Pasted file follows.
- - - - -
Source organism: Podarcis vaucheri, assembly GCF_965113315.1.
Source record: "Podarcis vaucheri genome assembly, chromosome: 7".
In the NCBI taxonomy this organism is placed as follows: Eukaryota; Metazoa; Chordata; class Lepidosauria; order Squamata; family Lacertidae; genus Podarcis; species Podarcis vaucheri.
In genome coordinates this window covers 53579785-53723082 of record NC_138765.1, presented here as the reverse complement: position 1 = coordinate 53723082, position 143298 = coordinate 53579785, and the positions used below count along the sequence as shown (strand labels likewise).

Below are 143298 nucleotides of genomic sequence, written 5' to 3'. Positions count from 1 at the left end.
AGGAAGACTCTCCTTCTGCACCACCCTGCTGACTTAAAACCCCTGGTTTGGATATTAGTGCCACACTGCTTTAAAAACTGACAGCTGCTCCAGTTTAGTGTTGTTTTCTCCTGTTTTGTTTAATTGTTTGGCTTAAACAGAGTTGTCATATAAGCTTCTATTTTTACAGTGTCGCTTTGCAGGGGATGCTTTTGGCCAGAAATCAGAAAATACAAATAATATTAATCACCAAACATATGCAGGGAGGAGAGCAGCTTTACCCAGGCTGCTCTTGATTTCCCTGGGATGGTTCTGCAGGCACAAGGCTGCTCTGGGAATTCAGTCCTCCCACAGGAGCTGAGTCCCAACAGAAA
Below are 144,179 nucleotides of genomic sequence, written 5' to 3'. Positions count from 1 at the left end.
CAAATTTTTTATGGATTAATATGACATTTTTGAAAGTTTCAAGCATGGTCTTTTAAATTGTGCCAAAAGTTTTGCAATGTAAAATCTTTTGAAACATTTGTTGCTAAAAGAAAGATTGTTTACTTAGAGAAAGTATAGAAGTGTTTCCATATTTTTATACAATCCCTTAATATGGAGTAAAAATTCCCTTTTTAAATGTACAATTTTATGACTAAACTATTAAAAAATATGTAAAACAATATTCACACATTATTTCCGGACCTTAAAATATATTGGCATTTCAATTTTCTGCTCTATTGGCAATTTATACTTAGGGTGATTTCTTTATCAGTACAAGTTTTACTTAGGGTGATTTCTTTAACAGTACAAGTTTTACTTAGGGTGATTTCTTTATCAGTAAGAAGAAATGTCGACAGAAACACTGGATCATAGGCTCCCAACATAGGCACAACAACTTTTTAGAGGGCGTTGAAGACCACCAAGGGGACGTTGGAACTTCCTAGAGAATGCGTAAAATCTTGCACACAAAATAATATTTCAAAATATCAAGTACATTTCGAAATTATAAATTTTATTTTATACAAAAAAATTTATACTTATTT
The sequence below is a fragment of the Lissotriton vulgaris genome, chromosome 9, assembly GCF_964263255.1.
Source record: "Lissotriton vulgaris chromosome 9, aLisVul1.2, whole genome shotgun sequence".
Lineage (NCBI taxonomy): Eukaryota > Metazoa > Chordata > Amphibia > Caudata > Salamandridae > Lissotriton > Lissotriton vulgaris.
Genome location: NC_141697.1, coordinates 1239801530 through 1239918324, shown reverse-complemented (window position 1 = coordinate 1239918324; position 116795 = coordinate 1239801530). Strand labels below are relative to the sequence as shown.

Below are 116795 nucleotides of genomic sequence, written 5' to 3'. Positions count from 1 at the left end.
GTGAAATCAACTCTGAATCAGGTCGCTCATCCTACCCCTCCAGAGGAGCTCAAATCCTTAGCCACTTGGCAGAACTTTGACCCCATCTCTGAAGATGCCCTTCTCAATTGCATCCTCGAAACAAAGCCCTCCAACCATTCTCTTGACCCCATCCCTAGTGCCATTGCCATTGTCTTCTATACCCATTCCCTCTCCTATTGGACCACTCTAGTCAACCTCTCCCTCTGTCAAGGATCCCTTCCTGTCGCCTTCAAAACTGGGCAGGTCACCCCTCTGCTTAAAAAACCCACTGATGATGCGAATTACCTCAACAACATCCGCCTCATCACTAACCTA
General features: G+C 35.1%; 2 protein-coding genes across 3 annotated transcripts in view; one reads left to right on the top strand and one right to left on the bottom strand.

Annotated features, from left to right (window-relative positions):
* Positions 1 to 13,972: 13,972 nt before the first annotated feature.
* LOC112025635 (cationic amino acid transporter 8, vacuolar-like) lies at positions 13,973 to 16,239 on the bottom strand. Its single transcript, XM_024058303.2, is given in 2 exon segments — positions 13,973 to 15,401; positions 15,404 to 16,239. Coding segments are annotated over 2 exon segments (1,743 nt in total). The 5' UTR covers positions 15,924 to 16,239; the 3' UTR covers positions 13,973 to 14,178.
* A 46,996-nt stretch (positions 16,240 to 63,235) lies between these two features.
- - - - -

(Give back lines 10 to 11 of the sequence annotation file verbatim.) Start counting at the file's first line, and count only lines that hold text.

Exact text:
Source record: "Lissotriton vulgaris chromosome 9, aLisVul1.2, whole genome shotgun sequence".
Lineage (NCBI taxonomy): Eukaryota > Metazoa > Chordata > Amphibia > Caudata > Salamandridae > Lissotriton > Lissotriton vulgaris.